Featured Articles

LG G Watch R ships in two weeks

LG G Watch R ships in two weeks

The LG G Watch R, the first Android Wear watch with a truly round face, is coming soon and judging by…

More...
LG unveils NUCLUN big.LITTLE SoC

LG unveils NUCLUN big.LITTLE SoC

LG has officially announced its first smartphone SoC, the NUCLUN, formerly known as the Odin.

More...
Microsoft moves 2.4 million Xbox Ones

Microsoft moves 2.4 million Xbox Ones

Microsoft has announced that it move 2.4 million consoles in fiscal year 2015 Q1. The announcement came with the latest financial…

More...
Gainward GTX 970 Phantom previewed

Gainward GTX 970 Phantom previewed

Nvidia has released two new graphics cards based on its latest Maxwell GPU architecture. The Geforce GTX 970 and Geforce GTX…

More...
EVGA GTX 970 SC ACX 2.0 reviewed

EVGA GTX 970 SC ACX 2.0 reviewed

Nvidia has released two new graphics cards based on its latest Maxwell GPU architecture. The Geforce GTX 970 and Geforce GTX…

More...
Frontpage Slideshow | Copyright © 2006-2010 orks, a business unit of Nuevvo Webware Ltd.
Wednesday, 21 July 2010 13:32

Penn predicts book in chip market

Written by Nick Farell


Increases expectations
Malcolm Penn, founder and principal analyst with Future Horizons is feeling more optimistic about the future of the global chip industry in 2010.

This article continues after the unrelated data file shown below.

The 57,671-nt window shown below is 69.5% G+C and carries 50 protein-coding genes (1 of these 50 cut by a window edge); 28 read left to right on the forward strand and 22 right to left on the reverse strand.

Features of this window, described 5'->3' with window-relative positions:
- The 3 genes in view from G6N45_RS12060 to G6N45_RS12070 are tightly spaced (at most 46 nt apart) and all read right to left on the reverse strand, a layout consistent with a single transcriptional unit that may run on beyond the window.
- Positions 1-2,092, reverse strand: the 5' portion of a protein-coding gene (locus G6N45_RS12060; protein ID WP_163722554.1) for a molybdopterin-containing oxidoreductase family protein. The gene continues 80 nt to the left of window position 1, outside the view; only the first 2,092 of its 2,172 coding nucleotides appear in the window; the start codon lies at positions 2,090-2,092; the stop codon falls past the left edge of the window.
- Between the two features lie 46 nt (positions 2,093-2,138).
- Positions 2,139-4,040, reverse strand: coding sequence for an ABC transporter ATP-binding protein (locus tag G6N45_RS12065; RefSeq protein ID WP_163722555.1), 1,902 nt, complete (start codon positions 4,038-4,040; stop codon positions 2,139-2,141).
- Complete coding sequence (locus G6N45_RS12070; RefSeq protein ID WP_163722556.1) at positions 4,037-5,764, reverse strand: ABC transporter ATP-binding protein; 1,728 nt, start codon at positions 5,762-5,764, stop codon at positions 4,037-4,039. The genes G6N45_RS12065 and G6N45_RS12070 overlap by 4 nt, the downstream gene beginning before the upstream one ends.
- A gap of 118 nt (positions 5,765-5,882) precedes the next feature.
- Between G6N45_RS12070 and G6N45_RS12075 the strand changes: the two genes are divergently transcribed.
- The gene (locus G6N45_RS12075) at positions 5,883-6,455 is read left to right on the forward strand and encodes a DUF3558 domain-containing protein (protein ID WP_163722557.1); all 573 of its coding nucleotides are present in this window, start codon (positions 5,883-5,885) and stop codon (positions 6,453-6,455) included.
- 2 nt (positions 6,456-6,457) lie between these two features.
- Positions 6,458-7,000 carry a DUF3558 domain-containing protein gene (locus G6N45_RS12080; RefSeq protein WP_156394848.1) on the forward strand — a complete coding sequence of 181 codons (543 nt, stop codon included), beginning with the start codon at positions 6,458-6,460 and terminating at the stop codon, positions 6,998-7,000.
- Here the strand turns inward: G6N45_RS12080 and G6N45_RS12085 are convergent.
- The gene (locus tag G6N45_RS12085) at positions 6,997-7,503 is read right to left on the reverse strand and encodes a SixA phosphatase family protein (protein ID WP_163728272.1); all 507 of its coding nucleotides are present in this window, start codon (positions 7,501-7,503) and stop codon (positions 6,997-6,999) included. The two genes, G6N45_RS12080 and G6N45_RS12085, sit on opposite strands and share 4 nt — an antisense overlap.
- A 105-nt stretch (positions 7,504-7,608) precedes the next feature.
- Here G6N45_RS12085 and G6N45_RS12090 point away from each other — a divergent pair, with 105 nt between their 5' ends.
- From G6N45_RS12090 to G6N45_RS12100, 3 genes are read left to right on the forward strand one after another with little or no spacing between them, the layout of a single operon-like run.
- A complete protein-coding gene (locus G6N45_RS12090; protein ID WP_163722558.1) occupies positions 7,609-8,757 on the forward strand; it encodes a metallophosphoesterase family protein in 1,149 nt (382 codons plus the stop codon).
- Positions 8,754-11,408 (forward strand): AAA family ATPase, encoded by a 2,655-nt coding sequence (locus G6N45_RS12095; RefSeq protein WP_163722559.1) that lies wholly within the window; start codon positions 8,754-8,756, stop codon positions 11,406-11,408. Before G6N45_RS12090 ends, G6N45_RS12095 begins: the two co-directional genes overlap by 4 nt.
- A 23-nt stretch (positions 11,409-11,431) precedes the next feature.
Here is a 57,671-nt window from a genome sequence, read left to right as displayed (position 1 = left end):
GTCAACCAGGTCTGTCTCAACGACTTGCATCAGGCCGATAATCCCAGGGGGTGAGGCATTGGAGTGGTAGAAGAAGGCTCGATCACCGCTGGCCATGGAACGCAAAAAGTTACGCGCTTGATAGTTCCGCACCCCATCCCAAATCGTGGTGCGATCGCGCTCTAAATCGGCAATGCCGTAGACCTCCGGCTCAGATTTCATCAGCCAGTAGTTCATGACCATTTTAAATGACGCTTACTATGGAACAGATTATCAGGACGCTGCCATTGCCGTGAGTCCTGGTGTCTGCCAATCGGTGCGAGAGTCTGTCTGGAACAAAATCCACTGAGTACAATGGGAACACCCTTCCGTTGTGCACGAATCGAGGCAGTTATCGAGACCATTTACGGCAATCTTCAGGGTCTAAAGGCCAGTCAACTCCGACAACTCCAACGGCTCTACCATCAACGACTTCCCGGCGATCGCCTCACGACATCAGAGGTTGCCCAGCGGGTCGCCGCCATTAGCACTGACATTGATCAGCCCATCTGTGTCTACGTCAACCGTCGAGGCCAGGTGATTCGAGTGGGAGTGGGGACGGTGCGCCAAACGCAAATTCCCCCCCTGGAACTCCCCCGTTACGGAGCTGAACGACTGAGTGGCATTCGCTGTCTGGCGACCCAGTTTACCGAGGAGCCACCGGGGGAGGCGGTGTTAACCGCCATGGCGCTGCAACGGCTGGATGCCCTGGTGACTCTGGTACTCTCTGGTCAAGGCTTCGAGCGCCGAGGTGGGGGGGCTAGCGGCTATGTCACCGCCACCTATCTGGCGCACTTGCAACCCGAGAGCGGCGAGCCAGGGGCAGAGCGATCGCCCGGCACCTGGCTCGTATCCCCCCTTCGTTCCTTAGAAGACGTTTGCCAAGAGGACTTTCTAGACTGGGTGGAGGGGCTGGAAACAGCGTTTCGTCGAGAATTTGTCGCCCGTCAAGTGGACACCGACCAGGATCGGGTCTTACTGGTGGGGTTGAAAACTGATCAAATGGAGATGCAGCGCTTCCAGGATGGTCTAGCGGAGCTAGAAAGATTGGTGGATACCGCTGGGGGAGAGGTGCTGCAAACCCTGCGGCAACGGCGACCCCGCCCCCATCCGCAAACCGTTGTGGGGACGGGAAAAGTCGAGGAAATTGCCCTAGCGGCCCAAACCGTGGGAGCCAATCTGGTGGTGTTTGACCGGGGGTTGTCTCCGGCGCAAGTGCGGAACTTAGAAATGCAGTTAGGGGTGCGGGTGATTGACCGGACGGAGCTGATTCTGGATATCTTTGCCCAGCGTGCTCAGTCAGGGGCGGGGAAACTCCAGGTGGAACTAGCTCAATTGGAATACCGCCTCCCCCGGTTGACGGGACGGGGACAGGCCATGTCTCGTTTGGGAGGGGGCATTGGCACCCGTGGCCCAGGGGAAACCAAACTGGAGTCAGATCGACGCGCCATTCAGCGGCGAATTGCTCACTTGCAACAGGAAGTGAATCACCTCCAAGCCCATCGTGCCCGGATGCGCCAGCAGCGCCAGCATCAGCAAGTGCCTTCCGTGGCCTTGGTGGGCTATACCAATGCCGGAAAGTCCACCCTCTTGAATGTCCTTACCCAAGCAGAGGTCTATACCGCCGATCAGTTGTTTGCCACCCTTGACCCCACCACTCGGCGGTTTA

He previously thought it would grow 31 per cent. Now he thinks it will grow by 36 per cent. Next year will not be so good. Penn dropped his prediction for 2011 to 14 percent from 28 percent. Penn said the change was the result of recalibrating the speed of the recovery from the chip market pause caused by the financial crisis of 2008.

The recovery in electronic and semiconductor sales had been steeper than expected. The fact that 2010 is higher automatically makes the percentage increase in 2011 lower, he said. Speaking at a mid-year semiconductor market forecast organised by his company Future Horizons Penn said that it was a three-quarter pause, not a boom-bust recession.

He criticised the majority of chip company CEOs for misreading the situation as a classical chip industry bust and allowing that prognosis to inform their risk aversion. "The industry did an appallingly lousy job of managing the experience; too quick to cut back and too slow to resume spending," said Penn.

Nick Farell

E-mail: This e-mail address is being protected from spambots. You need JavaScript enabled to view it
blog comments powered by Disqus

 

Facebook activity

Latest Commented Articles

Recent Comments